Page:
I love 3-day weeks. Not only do they go by super fast, but after the short week is over, you get a long 4-day weekend! I’m going in to work for a couple of hours this afternoon, but after that, I’m freeeee! (Well, for a few days anyway. As soon as Thanksgiving is over, I get slammed with papers and final exams). And then I’ll be on my way to Chicago by this evening! Yay! Whoa, that was a lot of exclamation points in one paragraph. Can you tell I’m excited?
If you read my last post, you know that making pies is not my forte. I avoid making them, if at all possible. But I have to make at least ONE legit pie since it’s Thanksgiving, right? I decided to go with pumpkin pie since Ahra’s been bugging me to make it forever. I’ve been using the same recipe for the past couple of years, and it’s really great. Honestly, though, pumpkin pie is a little…boring. Even though it’s delicious, there aren’t any other textures or flavors to keep it interesting.
What could I do to spice up a pumpkin pie? I thought about using a graham cracker crust, or topping the pie with a pecan streusel. While I was poring over my favorite baking blogs for inspiration, I came across pictures of one of the most beautiful pumpkin pies I’ve ever laid eyes on. Seriously, it was gorgeous. Plus, it was exactly what I was looking for – classic pumpkin pie with a twist.
This recipe calls for candied yams and maple syrup to amplify the pumpkin’s natural flavor, and it also uses fresh ginger instead of dried. Also, it is a little involved and time-consuming than your average pumpkin pie recipe. It requires you to cook some of the filling ingredients together to concentrate the flavors and reduce the moisture. Straining the filling through a sieve ensures a silky smooth texture.
Now, I rarely say anything I make is the best, but this was hands down the BEST pumpkin pie I have ever tasted. Seriously, it was incredible. The pumpkin pie flavor was amazing, and the texture was beautifully smooth and creamy. For once, I was able to focus on something other than the ugly crust because the pie itself was so superb. I thought the pie might be enough dessert for two nights, but the boyfriend, my three suitemates, and I ate the whole thing in one night. I think it speaks for itself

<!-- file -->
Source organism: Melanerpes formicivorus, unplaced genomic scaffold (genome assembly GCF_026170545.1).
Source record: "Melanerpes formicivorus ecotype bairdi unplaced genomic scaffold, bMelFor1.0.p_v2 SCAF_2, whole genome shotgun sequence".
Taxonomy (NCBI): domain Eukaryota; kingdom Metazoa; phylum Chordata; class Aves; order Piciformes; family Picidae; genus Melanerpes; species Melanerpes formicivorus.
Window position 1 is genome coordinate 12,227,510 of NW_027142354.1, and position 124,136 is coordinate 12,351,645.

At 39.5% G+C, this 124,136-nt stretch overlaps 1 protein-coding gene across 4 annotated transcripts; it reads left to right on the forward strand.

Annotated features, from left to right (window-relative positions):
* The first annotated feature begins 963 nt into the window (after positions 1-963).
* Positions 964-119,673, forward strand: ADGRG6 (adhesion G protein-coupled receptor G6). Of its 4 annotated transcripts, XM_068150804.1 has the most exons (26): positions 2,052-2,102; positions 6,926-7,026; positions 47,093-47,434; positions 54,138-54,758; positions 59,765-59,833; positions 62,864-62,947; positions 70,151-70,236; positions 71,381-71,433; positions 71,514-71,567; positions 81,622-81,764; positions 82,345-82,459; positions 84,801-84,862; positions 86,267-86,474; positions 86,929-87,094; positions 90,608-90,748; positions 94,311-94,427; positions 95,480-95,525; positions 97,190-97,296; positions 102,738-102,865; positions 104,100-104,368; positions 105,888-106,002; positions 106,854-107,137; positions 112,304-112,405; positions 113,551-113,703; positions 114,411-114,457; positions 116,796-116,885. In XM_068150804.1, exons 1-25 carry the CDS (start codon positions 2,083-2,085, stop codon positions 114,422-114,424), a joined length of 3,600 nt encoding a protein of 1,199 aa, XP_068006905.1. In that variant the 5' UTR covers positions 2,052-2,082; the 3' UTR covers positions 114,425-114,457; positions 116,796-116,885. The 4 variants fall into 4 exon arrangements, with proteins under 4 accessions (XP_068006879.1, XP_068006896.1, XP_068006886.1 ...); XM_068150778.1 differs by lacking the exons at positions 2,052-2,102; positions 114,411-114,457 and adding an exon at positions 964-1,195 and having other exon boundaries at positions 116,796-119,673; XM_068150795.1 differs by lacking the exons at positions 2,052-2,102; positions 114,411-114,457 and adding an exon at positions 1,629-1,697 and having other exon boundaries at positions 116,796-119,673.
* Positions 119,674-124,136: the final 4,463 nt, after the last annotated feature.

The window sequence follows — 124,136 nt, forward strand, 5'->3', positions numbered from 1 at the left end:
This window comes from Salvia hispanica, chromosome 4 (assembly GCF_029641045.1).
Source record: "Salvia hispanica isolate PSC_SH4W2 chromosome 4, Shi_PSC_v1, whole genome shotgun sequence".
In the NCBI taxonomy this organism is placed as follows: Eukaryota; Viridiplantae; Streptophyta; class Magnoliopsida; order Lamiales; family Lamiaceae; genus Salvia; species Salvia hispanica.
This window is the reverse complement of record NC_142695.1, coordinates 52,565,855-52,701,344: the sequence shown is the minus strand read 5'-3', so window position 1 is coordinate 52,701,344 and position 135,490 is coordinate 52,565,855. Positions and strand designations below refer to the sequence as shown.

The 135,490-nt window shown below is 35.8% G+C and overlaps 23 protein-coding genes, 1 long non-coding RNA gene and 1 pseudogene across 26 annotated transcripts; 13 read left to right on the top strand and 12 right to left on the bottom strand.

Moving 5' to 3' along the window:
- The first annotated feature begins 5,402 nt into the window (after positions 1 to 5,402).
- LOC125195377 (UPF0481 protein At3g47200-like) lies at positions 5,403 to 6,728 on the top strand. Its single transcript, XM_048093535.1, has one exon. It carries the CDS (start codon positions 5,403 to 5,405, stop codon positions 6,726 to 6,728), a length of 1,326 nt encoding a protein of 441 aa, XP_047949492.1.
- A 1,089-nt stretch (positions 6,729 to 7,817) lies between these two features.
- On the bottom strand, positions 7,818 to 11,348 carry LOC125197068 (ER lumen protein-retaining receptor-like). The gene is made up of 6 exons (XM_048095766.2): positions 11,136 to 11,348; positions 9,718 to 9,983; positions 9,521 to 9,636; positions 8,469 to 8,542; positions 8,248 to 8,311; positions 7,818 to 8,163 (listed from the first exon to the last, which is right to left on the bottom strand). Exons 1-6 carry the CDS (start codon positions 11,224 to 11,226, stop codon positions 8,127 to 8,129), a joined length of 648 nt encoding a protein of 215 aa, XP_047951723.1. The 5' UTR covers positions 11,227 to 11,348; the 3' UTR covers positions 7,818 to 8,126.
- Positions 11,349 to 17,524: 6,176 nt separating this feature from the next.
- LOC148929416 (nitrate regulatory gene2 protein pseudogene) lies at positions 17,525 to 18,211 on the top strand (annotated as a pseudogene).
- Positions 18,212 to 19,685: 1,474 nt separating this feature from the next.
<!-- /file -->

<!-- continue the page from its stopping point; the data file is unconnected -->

If you’re still deciding on a dessert for Thanksgiving day, I highly, highly, HIGHLY, recommend this one!
Source: adapted from Brown Eyed Baker, originally from Cook’s Illustrated
- 1 recipe for single pie crust
- 1 cup heavy cream
- 1 cup whole milk (I used nonfat)
- 3 whole eggs
- 2 egg yolks
- 1 teaspoon pure vanilla extract
- 1 15-oz. can pumpkin puree
- 1 cup drained candied yams (from 15-oz. can)
- 3/4 cup granulated sugar
- 1/4 cup maple syrup
- 2 teaspoons fresh grated ginger
- 1/2 teaspoon ground cinnamon
- 1/4 teaspoon ground nutmeg
- 1 teaspoon salt
1.Preheat oven to 400 degrees F.
2. Roll out dough on a lightly floured work surface to a 12-inch circle about 1/8 inch thick. Roll dough loosely around rolling pin and unroll into pie plate, leaving at least 1-inch overhang on each side. Working around circumference, ease dough into plate by gently lifting edge of dough with one hand while pressing into plate bottom with other hand. Refrigerate 15 minutes.
3. Trim overhang to ½ inch beyond lip of pie plate. Fold overhang under itself; folded edge should be flush with edge of pie plate. using thumb and forefinger, flute edge of dough. Use a fork to prick the dough all over the bottom and sides of the pie plate. Refrigerate dough-lined plate until firm, about 15 minutes.
3. Trim overhang to ½ inch beyond lip of pie plate. Fold overhang under itself; folded edge should be flush with edge of pie plate. Using thumb and forefinger, flute edge of dough. Use a fork to prick the dough all over the bottom and sides of the pie plate. Refrigerate dough-lined plate until firm, about 15 minutes.
4. Remove pie pan from refrigerator, line crust with foil, and fill with pie weights or dried beans (I used rice), filling the whole way up to the rim of the pie plate. Bake on rimmed baking sheet 15 minutes. Remove foil and weights, rotate plate, and bake 5 to 15 additional minutes until crust is golden brown and crisp. Remove pie plate and baking sheet from oven.
5. While the pie shell is baking, whisk cream, milk, eggs, yolks and vanilla together in a medium bowl. Combine the pumpkin, yams, sugar, maple syrup, ginger, cinnamon, nutmeg and salt in a large heavy-bottomed saucepan; bring to a sputtering simmer over medium heat, 5 to 7 minutes. Continue to simmer pumpkin mixture, stirring constantly and mashing yams against sides of pot, until thick and shiny, 10 t0 15 minutes.
6. Remove the pan from heat and whisk in the cream mixture until fully incorporated. Strain the mixture through a fine-mesh strainer set over a medium bowl, using the back of a ladle or spatula to press solids through strainer. Rewhisk mixture and transfer to warm prebaked pie shell. Return pie plate with baking sheet to oven and bake pie for 10 minutes. Reduce heat to 300 degrees and continue baking until edges of pie are set and the center looks firm but jiggles slightly (instant-read thermometer inserted in center registers 175 degrees), 20 to 35 minutes longer. Transfer pie to wire rack and cool to room temperature, 2 to 3 hours. Serve with whipped cream.